Sunday, June 5, 2011

YA Fiction is Too Dark, Whines the Wall Street Journal: A Rant

An article in the Wall Street Journal came out yesterday whining about too much darkness being present in young adult novels. This article frustrates me and depresses me at the same time. I'm going to try to put my feelings into words, but if I fail and blather on, please forgive me. I'm going to take a page from Neil Gaiman and provide a warning: contains me. I don't usually write about such personal things, but I think it's really necessary because this article brings back strong memories and feelings for me. The quoted sections are directly from the article.

* "How dark is contemporary fiction for teens? Darker than when you were a child, my dear: So dark that kidnapping and pederasty and incest and brutal beatings are now just part of the run of things in novels directed, broadly speaking, at children from the ages of 12 to 18.

Pathologies that went undescribed in print 40 years ago, that were still only sparingly outlined a generation ago, are now spelled out in stomach-clenching detail. Profanity that would get a song or movie branded with a parental warning is, in young-adult novels, so commonplace that most reviewers do not even remark upon it."

First of all, these "pathologies" (as if being violent is some sort of disease) have been written about well over 40 years ago. Ever hear of the Bible? the Marquis de Sade? Vladimir Nabokov? Euripides? Obviously the writer of this novel doesn't seem to have actually read much literature from any era. People have been writing about violence, brutality, and various paraphilia for literally thousands of years.

* "If books show us the world, teen fiction can be like a hall of fun-house mirrors, constantly reflecting back hideously distorted portrayals of what life is."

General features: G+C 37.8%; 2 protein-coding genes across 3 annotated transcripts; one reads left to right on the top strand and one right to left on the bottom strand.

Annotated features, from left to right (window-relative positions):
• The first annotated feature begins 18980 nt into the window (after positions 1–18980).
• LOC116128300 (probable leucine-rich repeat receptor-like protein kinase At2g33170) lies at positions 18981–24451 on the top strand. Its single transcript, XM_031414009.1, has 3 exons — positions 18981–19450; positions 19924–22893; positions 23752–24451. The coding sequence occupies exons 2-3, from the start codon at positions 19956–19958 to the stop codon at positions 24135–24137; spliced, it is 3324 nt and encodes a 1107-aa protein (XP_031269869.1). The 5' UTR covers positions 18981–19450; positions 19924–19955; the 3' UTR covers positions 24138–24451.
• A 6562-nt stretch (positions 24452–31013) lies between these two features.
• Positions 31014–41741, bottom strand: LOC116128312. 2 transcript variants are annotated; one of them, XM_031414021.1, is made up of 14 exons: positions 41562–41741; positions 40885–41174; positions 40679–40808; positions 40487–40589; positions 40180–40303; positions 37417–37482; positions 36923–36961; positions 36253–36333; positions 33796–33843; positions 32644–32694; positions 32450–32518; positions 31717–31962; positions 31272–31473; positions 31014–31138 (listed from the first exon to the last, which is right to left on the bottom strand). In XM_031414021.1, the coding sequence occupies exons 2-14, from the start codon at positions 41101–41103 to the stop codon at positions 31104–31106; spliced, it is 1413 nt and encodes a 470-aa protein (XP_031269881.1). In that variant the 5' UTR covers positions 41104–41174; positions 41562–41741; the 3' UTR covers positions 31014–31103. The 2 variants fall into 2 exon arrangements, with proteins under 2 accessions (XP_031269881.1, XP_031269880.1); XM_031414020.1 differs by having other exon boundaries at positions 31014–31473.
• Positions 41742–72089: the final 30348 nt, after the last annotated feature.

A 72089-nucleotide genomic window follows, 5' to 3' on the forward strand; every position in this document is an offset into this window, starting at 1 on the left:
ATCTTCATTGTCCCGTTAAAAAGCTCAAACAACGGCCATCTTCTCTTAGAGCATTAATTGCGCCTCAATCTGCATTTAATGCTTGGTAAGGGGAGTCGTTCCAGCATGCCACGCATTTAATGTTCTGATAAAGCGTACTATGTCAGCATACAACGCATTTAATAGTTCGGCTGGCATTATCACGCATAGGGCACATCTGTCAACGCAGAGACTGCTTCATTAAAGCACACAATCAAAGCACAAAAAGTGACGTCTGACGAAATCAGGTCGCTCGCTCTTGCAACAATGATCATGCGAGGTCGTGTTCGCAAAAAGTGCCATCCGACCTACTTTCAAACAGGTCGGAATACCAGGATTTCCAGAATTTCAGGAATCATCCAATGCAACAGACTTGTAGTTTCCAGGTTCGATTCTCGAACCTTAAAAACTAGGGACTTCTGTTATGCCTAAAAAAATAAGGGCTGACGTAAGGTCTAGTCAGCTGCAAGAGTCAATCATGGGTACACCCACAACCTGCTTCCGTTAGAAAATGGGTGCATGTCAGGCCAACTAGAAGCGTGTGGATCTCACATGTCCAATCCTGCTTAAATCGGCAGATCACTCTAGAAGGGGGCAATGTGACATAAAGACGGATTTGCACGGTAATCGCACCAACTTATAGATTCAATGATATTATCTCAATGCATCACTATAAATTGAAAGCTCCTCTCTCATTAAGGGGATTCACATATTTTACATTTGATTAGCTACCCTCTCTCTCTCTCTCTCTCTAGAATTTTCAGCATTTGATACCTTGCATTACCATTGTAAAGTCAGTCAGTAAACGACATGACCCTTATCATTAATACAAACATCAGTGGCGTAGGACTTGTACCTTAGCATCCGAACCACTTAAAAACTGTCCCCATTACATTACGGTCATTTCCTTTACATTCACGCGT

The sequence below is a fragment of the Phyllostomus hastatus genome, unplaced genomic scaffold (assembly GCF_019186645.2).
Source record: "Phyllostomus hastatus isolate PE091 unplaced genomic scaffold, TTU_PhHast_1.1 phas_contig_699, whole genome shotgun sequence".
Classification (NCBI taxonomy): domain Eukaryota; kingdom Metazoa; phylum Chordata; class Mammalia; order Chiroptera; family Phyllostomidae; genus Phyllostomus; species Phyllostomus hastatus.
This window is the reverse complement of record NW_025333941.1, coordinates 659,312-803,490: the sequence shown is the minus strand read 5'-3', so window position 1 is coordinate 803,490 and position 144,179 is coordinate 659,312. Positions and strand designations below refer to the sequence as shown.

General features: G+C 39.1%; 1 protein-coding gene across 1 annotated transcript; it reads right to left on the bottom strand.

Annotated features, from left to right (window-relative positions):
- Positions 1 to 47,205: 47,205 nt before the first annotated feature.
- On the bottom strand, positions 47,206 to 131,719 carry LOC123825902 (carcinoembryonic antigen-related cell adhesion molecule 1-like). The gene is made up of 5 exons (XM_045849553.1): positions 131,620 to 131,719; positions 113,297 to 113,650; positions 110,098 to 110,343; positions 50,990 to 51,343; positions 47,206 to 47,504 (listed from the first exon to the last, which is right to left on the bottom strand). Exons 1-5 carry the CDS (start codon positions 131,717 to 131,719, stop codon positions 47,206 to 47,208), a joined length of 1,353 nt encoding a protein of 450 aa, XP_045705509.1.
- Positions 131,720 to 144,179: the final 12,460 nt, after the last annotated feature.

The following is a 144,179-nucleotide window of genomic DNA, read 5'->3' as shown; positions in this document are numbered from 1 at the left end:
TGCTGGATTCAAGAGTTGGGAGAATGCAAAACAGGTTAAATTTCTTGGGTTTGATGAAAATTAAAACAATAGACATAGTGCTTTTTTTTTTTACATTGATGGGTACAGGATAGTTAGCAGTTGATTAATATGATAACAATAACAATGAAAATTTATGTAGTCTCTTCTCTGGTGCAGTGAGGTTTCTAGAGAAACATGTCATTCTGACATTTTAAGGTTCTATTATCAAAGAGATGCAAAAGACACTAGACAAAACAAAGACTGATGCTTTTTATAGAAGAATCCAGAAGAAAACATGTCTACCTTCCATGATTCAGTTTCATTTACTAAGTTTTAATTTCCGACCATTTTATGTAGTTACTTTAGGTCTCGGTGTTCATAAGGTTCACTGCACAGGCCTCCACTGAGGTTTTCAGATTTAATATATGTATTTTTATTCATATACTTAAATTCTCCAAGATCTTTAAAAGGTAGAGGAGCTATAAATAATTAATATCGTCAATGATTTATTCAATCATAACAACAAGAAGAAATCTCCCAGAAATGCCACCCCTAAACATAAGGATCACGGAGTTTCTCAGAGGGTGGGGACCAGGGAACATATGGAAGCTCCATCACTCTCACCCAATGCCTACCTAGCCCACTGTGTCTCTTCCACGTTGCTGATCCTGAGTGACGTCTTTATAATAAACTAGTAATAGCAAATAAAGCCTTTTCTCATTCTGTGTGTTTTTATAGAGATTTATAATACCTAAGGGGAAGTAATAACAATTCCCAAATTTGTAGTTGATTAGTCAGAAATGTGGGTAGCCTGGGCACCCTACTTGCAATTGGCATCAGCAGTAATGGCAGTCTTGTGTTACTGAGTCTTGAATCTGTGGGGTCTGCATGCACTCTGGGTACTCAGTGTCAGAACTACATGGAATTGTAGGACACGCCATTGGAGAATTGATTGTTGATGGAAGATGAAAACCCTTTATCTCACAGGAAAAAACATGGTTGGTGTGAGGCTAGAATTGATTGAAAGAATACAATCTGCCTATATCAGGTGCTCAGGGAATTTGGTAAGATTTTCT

I know this may be hard for some to realize, but life is not all butterflies, glitter, and rainbows. Everyone has their own problems and unique experiences. To say that darkness doesn't exist in young people's lives is to stick your head in the sand and refuse to see the truth. Teens commit suicide, have sex, cut themselves, and a whole slew of other things that these people don't want to hear about. How are teen books that reflect this "hideously distorted?" If the author and the people commenting in praise of the article are lucky enough to have a perfect life with nothing so unsavory, then they are very lucky indeed. For the rest of us, I'm so happy that young adult authors are not afraid to be frank about the realities of life.

* "Yet it is also possible—indeed, likely—that books focusing on pathologies help normalize them and, in the case of self-harm, may even spread their plausibility and likelihood to young people who might otherwise never have imagined such extreme measures."

I just want to relate my own experience with YA for a second. Young adult fiction provided me a place where I belonged and felt comfortable in more ways than one. My childhood was difficult because I had an emotionally, physically, and mentally abusive mother and a complacent father. I thought that all families had parents that fought constantly and that everyone was terrified of their own mother. I just thought no one talked about it. How's that for normalizing pathologies? Young adult novels provided me with an escape when I needed it and provided me with much needed catharsis when I couldn't have it in real life. Without young adult novels, I don't know what I would have turned to for escape and release. To ignore such dark realities is to make teens believe that they are alone in the world and that their own dark experience is singular. I think it's just irresponsible and equivalent to brushing teen problems out of sight and out of mind. And to assume that teens will just copy whatever behavior they read about is just ridiculous. Give them a little more credit than a five year old please.